State's attorney accused by challenger of waste Judge's remark also disputed

An Annapolis lawyer running for Anne Arundel County state's attorney charged yesterday that incumbent Frank R. Weathersbee's scheduling of criminal cases is wasting money and that his acceptance of an employee's campaign contribution clouded his judgment when it came to disciplining him.

John R. Greiber Jr. said in a press briefing yesterday that Mr. Weathersbee's acceptance of roughly $3,000 in contributions from Deputy State's Attorney Gerald K. Anders and his wife in recent years clouded his judgment when Mr. Anders was charged with drunken driving after a July 27 traffic accident.


Mr. Anders, who had been found guilty of driving under the influence of alcohol in 1983, was acquitted of the drunk driving charge. Mr. Weathersbee initiated no disciplinary action against his assistant.

"Firing someone before the outcome of a trial is inconsistent with any sense of fairness," Mr. Weathersbee said after the verdict was announced. "At this point, what am I going to fire him for, having an alcohol problem and seeking treatment? Being in a car accident?"


Mr. Greiber charged that Mr. Anders' refusal to take a Breathalyzer test at the accident scene should have been enough for Mr. Weathersbee to ask for his resignation.

"It would be very difficult to accept money from someone and then turn around and effectively discipline them," Mr. Greiber said. If elected, he said, he would not accept any contribution from an office employee beyond a $50 ticket to a fund-raiser.

Mr. Weathersbee said yesterday that he was unaware Mr. Anders had made such significant contributions and denied that they had come into play.

"If I didn't know how much he contributed, how could it cloud my judgment?" Mr. Weathersbee said.

He emphasized that Mr. Anders voluntarily sought alcohol treatment after the accident and that he must remain alcohol free to continue working as a prosecutor.

Mr. Greiber also scored Mr. Weathersbee's handling of the criminal docket, saying it has left defendants in jail awaiting trial longer than necessary.

"We're the only major county in the state where the state's attorney schedules the criminal cases, and we have a deplorable record for bringing cases to trial," said Mr. Greiber, a 49-year-old Republican.

According to the Administrative Office of the Courts, the average number of days from the filing of a criminal complaint to disposition in Anne Arundel went from 139 days in the fiscal year ending June 30, 1990 to 138 for the fiscal year ending June 30, 1992. The statewide average dropped from 121 days to 112 in those years, according to the administrative office. The figures are the most recent available, an office spokesman said yesterday.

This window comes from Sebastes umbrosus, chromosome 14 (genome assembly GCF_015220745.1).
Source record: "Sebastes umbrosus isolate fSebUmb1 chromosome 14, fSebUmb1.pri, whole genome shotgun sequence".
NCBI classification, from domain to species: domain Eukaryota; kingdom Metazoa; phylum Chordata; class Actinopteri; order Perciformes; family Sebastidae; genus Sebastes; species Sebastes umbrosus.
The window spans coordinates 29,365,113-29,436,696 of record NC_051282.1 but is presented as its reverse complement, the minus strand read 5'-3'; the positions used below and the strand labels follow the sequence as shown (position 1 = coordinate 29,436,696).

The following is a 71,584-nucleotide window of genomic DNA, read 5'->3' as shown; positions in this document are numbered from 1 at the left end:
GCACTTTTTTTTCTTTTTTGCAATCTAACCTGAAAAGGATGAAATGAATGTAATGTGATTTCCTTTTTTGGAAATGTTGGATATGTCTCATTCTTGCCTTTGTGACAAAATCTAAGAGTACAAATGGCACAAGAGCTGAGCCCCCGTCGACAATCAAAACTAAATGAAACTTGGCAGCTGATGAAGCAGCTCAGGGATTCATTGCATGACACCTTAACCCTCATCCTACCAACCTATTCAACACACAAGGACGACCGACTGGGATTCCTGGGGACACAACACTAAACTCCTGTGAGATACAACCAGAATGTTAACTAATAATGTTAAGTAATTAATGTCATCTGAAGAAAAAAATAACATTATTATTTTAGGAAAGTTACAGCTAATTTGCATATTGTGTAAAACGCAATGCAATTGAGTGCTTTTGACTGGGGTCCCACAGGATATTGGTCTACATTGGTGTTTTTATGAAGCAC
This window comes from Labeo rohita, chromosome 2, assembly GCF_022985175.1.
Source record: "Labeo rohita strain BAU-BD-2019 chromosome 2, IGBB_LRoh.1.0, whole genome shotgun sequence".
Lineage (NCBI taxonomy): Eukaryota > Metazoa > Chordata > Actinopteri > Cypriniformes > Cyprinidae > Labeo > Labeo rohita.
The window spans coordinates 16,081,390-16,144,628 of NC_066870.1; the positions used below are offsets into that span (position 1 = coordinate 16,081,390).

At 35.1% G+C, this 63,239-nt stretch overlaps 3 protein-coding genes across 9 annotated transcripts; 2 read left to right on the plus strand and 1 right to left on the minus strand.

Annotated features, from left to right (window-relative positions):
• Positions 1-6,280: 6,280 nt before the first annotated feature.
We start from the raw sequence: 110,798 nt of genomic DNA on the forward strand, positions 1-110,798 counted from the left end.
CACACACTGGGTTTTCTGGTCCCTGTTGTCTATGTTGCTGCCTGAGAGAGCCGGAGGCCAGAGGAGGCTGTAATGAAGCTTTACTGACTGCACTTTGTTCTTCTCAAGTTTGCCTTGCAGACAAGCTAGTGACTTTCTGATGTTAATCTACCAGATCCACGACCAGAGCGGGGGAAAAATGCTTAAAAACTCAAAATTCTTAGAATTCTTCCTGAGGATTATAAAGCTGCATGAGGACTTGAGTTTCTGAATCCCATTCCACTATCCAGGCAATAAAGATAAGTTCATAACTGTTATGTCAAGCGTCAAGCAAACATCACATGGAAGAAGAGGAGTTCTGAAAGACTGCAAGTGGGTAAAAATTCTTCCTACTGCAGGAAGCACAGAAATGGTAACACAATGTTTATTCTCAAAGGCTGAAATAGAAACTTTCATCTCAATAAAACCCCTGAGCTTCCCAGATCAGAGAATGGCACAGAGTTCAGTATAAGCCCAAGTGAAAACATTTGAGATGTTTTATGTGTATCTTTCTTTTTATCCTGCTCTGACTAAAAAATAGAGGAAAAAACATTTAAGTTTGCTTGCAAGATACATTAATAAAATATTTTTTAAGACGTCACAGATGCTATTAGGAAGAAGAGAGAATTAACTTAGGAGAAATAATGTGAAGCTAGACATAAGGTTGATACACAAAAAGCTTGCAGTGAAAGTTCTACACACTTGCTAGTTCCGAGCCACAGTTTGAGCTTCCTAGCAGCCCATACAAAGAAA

Mr. Greiber said he had no statistics on the percentage of those defendants who await trial in jail. But he said the numbers mean many defendants are behind bars longer than necessary. He noted that county jail officials say each inmate costs $52.10 a day.

"That's a cost that should be looked at closely, and if there's any way to reduce it, it should be reduced," Mr. Greiber said.

Mr. Weathersbee said the basic operating costs of the jail remain the same regardless of the exact number of inmates, and that cases come to trial as quickly in Anne Arundel as any jurisdiction in Maryland.

"We have no backlog of cases in this county," he said.

Mr. Greiber yesterday also criticized Judge Raymond G. Thieme Jr. for saying in an Oct. 8 article in The Sun that it is "just plain wrong" to say the state's attorney has complete control of the criminal docket.

The judge, responding to a reporter's questions last week, noted that postponements or disputes between attorneys over a trial date may be resolved by one of the Circuit Court judges.


But Mr. Greiber said the judge should have referred a reporter's questions to court administrator Robert Wallace.

He said his complaints about the judge's comment to county Republican officials will prompt a letter from the GOP to Judge Robert C. Murphy, chief Judge of the Court of Appeals, to say that the judge's comments were improper.

"Judge Thieme is a former state's attorney, a former Democratic state's attorney and Frank (Weathersbee) worked for him. For him to inject himself into the process I think is improper," Mr. Greiber said.

Judge Thieme yesterday declined to comment, saying he preferred to "stay out of that one."